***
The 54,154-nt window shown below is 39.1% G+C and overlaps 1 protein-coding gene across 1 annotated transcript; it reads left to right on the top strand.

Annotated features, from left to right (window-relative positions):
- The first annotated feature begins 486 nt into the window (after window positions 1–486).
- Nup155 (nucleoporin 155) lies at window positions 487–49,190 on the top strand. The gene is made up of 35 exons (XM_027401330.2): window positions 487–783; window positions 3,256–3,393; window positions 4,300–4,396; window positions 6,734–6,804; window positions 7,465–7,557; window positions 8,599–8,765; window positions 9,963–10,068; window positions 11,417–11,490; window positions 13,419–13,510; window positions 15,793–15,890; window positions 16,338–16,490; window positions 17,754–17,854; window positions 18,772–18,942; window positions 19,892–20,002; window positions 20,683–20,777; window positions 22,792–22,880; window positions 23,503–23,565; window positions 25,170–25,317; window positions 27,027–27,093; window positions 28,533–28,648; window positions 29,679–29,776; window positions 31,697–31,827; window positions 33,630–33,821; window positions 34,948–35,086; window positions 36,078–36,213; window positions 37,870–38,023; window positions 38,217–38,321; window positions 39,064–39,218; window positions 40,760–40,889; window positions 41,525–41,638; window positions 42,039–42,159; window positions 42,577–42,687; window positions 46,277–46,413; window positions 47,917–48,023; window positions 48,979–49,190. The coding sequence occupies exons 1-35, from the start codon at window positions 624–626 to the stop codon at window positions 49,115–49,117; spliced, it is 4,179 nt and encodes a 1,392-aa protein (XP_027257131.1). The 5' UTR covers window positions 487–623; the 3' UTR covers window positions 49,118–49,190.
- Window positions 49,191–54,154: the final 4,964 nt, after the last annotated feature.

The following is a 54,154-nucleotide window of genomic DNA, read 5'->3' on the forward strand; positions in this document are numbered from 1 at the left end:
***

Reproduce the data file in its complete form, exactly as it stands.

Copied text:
The 54,154-nt window shown below is 39.1% G+C and overlaps 1 protein-coding gene across 1 annotated transcript; it reads left to right on the top strand.

Annotated features, from left to right (window-relative positions):
- The first annotated feature begins 486 nt into the window (after window positions 1–486).
- Nup155 (nucleoporin 155) lies at window positions 487–49,190 on the top strand. The gene is made up of 35 exons (XM_027401330.2): window positions 487–783; window positions 3,256–3,393; window positions 4,300–4,396; window positions 6,734–6,804; window positions 7,465–7,557; window positions 8,599–8,765; window positions 9,963–10,068; window positions 11,417–11,490; window positions 13,419–13,510; window positions 15,793–15,890; window positions 16,338–16,490; window positions 17,754–17,854; window positions 18,772–18,942; window positions 19,892–20,002; window positions 20,683–20,777; window positions 22,792–22,880; window positions 23,503–23,565; window positions 25,170–25,317; window positions 27,027–27,093; window positions 28,533–28,648; window positions 29,679–29,776; window positions 31,697–31,827; window positions 33,630–33,821; window positions 34,948–35,086; window positions 36,078–36,213; window positions 37,870–38,023; window positions 38,217–38,321; window positions 39,064–39,218; window positions 40,760–40,889; window positions 41,525–41,638; window positions 42,039–42,159; window positions 42,577–42,687; window positions 46,277–46,413; window positions 47,917–48,023; window positions 48,979–49,190. The coding sequence occupies exons 1-35, from the start codon at window positions 624–626 to the stop codon at window positions 49,115–49,117; spliced, it is 4,179 nt and encodes a 1,392-aa protein (XP_027257131.1). The 5' UTR covers window positions 487–623; the 3' UTR covers window positions 49,118–49,190.
- Window positions 49,191–54,154: the final 4,964 nt, after the last annotated feature.

The following is a 54,154-nucleotide window of genomic DNA, read 5'->3' on the forward strand; positions in this document are numbered from 1 at the left end: